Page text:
Most of us have regrets over things we have done over a lifespan. My biggest one was the decision to work for Republicans for part of our 23 years in Washington, DC.
I put my newspaperman profession on hold in 1981 to move from Illinois to Washington to take a better-paying job as press secretary and legislative assistant to Rep. Paul Findley of Illinois. He had offered the job several times while I covered his work as a Congressman and finally won me over with a claim that “you’ve been writing about things I have done wrong over the years, so why don’t you spend some time in my office to show me how to do it better.”
He played to my ego, one that was out of control. It worked.
It took less than a year to know I had made a mistake. I was not a Republican. Nor was I a Democrat. I considered myself a political atheist. I liked Findley as a person. I hated his politics and the system. I was about to take a job as managing editor for the Bristol Herald-Courier when a GOP consultant Eddie Mahe offered a chance to handle communications for the re-election campaign of Manuel Luhan of New Mexico. The money was good and I spend a lot of time. I cashed in and took the job, then became chief of staff, consulted with the three national GOP political committees, served a “special assistant” to the House and Science Committee, and finally became political programs vice president of the National Association of Realtors (NAR ).
A six-figure salary, lavish expense account, and corner office overcame my desire to return to journalism for too many years. A final gig back with Mahe’s company, which now called itself a crisis communications team for business. In that role, I traveled a lot, both nationally and overseas, and kept selling out for the money,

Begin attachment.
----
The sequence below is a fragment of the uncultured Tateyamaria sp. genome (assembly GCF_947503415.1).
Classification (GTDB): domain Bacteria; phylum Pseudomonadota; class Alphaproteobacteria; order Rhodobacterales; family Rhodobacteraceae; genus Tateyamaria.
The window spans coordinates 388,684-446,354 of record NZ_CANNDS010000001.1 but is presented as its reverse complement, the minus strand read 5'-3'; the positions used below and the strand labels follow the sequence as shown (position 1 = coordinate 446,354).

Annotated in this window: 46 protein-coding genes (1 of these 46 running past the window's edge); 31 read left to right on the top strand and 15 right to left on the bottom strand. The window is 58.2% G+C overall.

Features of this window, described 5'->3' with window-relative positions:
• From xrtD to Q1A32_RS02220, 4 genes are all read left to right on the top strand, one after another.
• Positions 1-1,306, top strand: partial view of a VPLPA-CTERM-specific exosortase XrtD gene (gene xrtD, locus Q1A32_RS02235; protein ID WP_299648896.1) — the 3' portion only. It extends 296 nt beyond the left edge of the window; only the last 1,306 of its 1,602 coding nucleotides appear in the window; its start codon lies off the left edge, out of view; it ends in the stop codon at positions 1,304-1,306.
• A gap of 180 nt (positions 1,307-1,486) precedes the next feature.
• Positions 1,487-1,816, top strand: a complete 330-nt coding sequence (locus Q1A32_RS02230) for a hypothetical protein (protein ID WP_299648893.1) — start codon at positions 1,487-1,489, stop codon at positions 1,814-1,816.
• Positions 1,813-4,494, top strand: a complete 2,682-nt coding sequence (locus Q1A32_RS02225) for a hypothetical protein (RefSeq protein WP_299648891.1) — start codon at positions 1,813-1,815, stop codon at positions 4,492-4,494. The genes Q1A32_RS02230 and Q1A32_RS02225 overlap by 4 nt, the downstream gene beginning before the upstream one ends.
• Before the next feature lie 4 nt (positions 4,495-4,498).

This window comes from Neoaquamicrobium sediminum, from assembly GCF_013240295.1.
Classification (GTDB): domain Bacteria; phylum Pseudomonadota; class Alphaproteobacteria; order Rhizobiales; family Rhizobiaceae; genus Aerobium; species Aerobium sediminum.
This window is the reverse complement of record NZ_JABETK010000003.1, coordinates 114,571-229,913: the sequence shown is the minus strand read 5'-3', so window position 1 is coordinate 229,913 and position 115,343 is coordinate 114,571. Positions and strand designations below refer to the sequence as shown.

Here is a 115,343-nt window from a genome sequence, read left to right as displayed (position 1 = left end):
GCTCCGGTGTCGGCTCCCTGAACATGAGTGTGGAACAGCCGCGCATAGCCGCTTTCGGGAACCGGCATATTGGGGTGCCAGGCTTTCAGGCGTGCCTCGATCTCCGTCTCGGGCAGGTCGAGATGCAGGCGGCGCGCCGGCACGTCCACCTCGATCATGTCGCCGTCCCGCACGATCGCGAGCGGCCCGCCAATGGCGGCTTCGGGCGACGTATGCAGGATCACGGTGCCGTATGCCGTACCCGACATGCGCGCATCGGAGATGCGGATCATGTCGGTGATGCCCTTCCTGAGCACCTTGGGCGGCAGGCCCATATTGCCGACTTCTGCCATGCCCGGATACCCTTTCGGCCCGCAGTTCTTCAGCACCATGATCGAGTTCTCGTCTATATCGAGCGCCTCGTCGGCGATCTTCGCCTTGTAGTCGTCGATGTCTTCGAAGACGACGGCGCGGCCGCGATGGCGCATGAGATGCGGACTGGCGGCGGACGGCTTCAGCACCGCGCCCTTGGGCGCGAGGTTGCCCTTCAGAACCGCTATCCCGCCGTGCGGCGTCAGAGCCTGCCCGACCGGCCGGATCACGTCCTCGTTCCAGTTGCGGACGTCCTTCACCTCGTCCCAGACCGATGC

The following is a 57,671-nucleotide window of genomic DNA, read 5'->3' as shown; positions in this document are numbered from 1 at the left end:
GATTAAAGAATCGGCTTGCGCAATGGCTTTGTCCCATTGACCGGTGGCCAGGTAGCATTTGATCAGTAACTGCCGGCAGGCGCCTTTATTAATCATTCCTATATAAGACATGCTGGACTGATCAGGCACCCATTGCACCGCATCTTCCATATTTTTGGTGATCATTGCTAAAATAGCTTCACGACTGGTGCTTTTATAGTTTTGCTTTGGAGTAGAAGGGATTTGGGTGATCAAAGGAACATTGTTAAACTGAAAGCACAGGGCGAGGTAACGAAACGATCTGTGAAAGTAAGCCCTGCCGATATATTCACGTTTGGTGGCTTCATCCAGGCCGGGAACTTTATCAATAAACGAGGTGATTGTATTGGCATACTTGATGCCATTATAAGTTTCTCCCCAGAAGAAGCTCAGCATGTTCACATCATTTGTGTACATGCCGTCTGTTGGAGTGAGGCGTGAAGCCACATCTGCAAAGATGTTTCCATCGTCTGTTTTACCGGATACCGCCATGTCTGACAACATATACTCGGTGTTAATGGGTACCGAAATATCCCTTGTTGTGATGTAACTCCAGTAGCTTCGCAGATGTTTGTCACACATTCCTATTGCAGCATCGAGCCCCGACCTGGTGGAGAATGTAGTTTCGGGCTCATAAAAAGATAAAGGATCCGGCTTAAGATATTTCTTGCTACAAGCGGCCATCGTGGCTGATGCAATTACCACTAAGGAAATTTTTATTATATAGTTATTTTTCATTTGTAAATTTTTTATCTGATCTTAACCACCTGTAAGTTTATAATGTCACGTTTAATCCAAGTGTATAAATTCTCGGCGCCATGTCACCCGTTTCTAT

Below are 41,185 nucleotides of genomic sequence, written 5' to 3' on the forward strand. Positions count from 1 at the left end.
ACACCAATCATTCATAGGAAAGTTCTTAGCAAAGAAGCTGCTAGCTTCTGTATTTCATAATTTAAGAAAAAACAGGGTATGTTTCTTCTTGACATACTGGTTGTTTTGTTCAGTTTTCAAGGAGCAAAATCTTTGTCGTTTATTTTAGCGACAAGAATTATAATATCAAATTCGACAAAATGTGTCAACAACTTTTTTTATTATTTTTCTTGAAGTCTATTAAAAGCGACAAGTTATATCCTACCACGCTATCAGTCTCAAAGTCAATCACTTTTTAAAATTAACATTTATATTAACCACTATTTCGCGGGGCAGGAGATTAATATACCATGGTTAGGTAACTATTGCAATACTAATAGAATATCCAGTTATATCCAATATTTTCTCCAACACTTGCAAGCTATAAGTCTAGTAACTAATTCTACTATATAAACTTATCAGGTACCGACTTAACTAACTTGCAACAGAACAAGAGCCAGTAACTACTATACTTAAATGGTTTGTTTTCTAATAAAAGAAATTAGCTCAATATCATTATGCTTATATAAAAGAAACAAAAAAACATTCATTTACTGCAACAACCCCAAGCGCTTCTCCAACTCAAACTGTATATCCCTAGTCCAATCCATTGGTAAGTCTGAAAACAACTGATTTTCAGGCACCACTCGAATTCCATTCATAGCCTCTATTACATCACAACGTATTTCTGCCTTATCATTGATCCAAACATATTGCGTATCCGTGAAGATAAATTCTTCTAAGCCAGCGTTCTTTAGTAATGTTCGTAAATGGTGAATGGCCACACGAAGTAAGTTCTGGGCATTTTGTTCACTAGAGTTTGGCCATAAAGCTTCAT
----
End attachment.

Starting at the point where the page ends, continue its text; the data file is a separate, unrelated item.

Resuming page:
I finally walked away from that world and returned to news media as a contractor for wire services and newspapers in 1994. I had taken a brief leave in 1991 to cover Desert Storm as a photojournalist and that made me realize that I have gone too far astray for too long.
I also started Capitol Hill Blue on October 1, 1994, and it now is considered the longest-running political news website. As publisher and editor, I often come across those I knew in my political days. One of them, Washington lawyer Cleta Mitchell, worked on projects with Mahe’s company. I caught her in a lie on something and she refused to acknowledge it. That told me to avoid her in the future. She also talked Mahe and his partner into moving their operation into the Foley-Lardner law firm as a new political division, a move I disagreed with and helped me decide to leave the company and resume life as a newspaperman.
Mitchell showed up during Donald Trump’s illicit campaign to overturn the legal results of the presidential vote in Georgia just before Congress ratified the electoral college vote on Jan. 6, the day Trump incited his supporters to invade the Capitol, trash the building, shut down Congress and kill a Capitol Hill police officer.
Mitchell’s appearance in the efforts to overturn a legal appearance led Foley-Lardner to force her out of her partnership in the law firm. Mahe died last year after moving back to New Mexico. She is now a senior advisor to the GOP efforts to impose Jim Crow-style restrictions in states to drive down minority voting — a purely racist stunt.
I was right to distrust Mitchell nearly 20 years ago and reaffirms that my involvement of the party of the elephant remains a serious regret and failure in my life.
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